When a group of students recently met with me about getting MIT to divest from fossil fuels, I suggested a more effective approach: If they really want to mitigate climate change, I suggested, start by calling out politicians and others who continue to deny the scientific consensus about climate change and its causes. And as I thought about the need to hold people accountable for the consequences of their science denial, I realized that institutions such as my own — not just our students — also need to get off the sidelines. We need to do a better job of defending and championing scientific truth.
And we cannot wait. The title for a Senate Committee on Environment and Public Works that opened on July 18 gets it right:“Climate Change: It’s Happening Now.” But so, too, is denial, and not just of the manmade causes of climate change.
As upcoming goals, the United Nations should enact basic sanitation, healthcare and governance in failed or collapsing states not simply because of moral concerns, but because of our own safety concerns.
You would think we would have learned to deal with globalization by now. Goods, services, people, and money, and occasionally, diseases, flow across borders at a staggering pace. Little can stop these flows. Not walls. Not presidents. Not health authorities.
People, however, remain quite rooted in their local communities. So rooted that when a global health scare comes along, we only react when somebody we know, in our country, or somewhere we know well, is affected. Most people’s identity is local, not global, and not even international. Perhaps we should be glad. It gives focus. We attend to what is near. Perhaps, therefore, most of us underestimated Ebola. In Norway, nobody reacted when a nurse on volunteer duty in West Africa contracted the disease, but when she arrived in the nation’s capital for treatment, everyone noticed. In the U.S., nobody winked until a person died in Texas.
Have you ever been shopping and found a great jacket with a perfect fit? Then you look at the price tag and pause. Should you buy that perfect item now or wait to see if it’s still available during the inevitable end-of-season sale? What if the store told you that it only had a limited number left, or only had two on the rack in your size?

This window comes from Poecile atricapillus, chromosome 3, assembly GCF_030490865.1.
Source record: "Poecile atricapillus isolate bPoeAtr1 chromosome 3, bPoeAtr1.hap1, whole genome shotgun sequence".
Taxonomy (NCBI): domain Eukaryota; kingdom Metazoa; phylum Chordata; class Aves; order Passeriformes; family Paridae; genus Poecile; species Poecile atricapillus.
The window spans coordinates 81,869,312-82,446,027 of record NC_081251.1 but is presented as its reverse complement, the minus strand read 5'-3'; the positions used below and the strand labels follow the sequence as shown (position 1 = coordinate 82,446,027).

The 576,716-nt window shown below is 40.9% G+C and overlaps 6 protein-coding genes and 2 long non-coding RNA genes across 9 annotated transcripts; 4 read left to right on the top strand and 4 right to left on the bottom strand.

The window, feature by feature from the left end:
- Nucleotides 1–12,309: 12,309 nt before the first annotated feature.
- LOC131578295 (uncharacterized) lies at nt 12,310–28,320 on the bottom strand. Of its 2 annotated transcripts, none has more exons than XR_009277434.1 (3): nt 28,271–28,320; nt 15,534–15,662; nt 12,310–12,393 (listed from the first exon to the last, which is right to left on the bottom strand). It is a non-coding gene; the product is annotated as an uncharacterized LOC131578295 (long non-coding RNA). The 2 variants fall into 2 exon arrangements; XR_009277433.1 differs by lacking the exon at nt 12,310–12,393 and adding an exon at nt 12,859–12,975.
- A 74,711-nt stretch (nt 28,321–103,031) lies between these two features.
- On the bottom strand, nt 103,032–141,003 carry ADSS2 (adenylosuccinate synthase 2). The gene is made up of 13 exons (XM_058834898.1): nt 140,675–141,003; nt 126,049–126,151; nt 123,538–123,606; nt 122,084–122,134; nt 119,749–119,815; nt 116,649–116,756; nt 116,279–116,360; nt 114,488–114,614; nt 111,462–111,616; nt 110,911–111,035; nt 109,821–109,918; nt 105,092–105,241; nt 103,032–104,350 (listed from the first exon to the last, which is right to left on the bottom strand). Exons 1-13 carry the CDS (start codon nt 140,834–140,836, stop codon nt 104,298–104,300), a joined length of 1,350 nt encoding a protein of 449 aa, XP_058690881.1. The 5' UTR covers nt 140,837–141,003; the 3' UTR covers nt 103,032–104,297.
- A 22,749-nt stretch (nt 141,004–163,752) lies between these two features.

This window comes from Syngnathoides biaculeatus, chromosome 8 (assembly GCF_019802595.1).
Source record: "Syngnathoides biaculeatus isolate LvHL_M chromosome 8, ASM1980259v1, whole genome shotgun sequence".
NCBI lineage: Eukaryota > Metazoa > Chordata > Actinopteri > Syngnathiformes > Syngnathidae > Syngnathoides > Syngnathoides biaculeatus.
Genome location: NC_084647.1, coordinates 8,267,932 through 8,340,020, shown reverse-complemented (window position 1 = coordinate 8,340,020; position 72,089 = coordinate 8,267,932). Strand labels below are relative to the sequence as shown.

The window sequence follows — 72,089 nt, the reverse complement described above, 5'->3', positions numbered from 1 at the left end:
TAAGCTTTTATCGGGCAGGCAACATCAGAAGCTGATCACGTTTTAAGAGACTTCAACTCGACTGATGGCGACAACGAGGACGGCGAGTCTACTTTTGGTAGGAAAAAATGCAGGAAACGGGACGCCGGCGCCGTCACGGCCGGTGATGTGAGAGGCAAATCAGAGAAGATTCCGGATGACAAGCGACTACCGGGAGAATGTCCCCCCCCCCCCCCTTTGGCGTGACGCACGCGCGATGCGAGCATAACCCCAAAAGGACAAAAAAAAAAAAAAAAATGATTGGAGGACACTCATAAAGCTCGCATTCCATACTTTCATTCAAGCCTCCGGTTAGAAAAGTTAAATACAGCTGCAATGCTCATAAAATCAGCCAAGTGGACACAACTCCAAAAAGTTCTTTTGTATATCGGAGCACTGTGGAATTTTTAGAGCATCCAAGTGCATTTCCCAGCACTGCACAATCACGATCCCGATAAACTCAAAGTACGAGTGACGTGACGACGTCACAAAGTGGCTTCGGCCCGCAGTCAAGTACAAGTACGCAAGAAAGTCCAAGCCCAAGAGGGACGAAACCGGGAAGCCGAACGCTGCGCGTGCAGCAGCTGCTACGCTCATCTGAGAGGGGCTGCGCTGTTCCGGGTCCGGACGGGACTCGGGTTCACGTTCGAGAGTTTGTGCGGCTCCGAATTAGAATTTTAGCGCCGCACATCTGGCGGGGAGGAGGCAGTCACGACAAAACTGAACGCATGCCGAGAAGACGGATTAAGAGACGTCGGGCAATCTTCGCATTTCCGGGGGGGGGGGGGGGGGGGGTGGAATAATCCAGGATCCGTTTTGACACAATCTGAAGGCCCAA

In a recent study I conducted with Prof. Karen Zheng, we found that as consumers have become more strategic about purchases, behavioral motives like regret and availability misperception are significant factors and should play a key role in pricing strategy.
Regret happens when consumers compare the outcome of a chosen action with that of the unchosen one and realize they would have been better off with the latter. In other words, they may regret buying the jacket now at the higher price if it turns out to be available during the sale for 30% off. Similarly, they may regret not buying it now if their size is gone by the time of the sale.
Two hundred years ago (August 24, 1814), the British burned the U.S. Capitol and White House to the ground. This took place at a time of an intensely divided American government — where rancor, bitterness, and profane curses were commonplace in Congressional debates between Federalists and Republicans. Yet, these same Members of Congress stood together to turn back the British and rebuild Washington.
Polarization and intense difference hold sway today too. Shall we come together or let the house burn down?
One of the inspiring lights of that earlier era was Dolley Madison, remembered as the country’s first “first lady.” She took it upon herself to provide a context for engagement that cut through the animosity of the time. She redesigned the White House, carving out grand social spaces, to make it possible for people to meet together.
Apple issued $12 billion of U.S. debt in April, which gave the company a domestic cash infusion that allowed it to keep more earnings overseas. Last month PfizerPFE attempted to acquire AstraZeneca, a transaction that would have made Pfizer a subsidiary of the U.K.-based company. These were useful examples in the taxation classes I teach at MIT’s business school, but the real-world implications of these decisions are troubling. Even worse, legislators have responded with proposals that seek to prevent companies from escaping the U.S. tax system.
The U.S. corporate statutory tax rate is one of the highest in the world at 35%. In addition, the U.S. has a world-wide tax system under which profits earned abroad face U.S. taxation when brought back to America. The other G-7 countries, however, all have some form of a territorial tax system that imposes little or no tax on repatriated earnings.
To compete with foreign-based companies that have lower tax burdens, U.S. corporations have developed do-it-yourself territorial tax strategies. They accumulate foreign earnings rather than repatriate the earnings and pay the U.S. taxes. This lowers a company’s tax burden, but it imposes other costs.
For example, U.S. corporations hold more than $2 trillion in unremitted foreign earnings, a substantial portion of which is in cash. This is cash that currently can’t be reinvested in the U.S. or given to shareholders. As a consequence, companies are borrowing more in the U.S. to fund domestic operations and pay dividends. Another potential effect is that companies invest the earnings in foreign locations.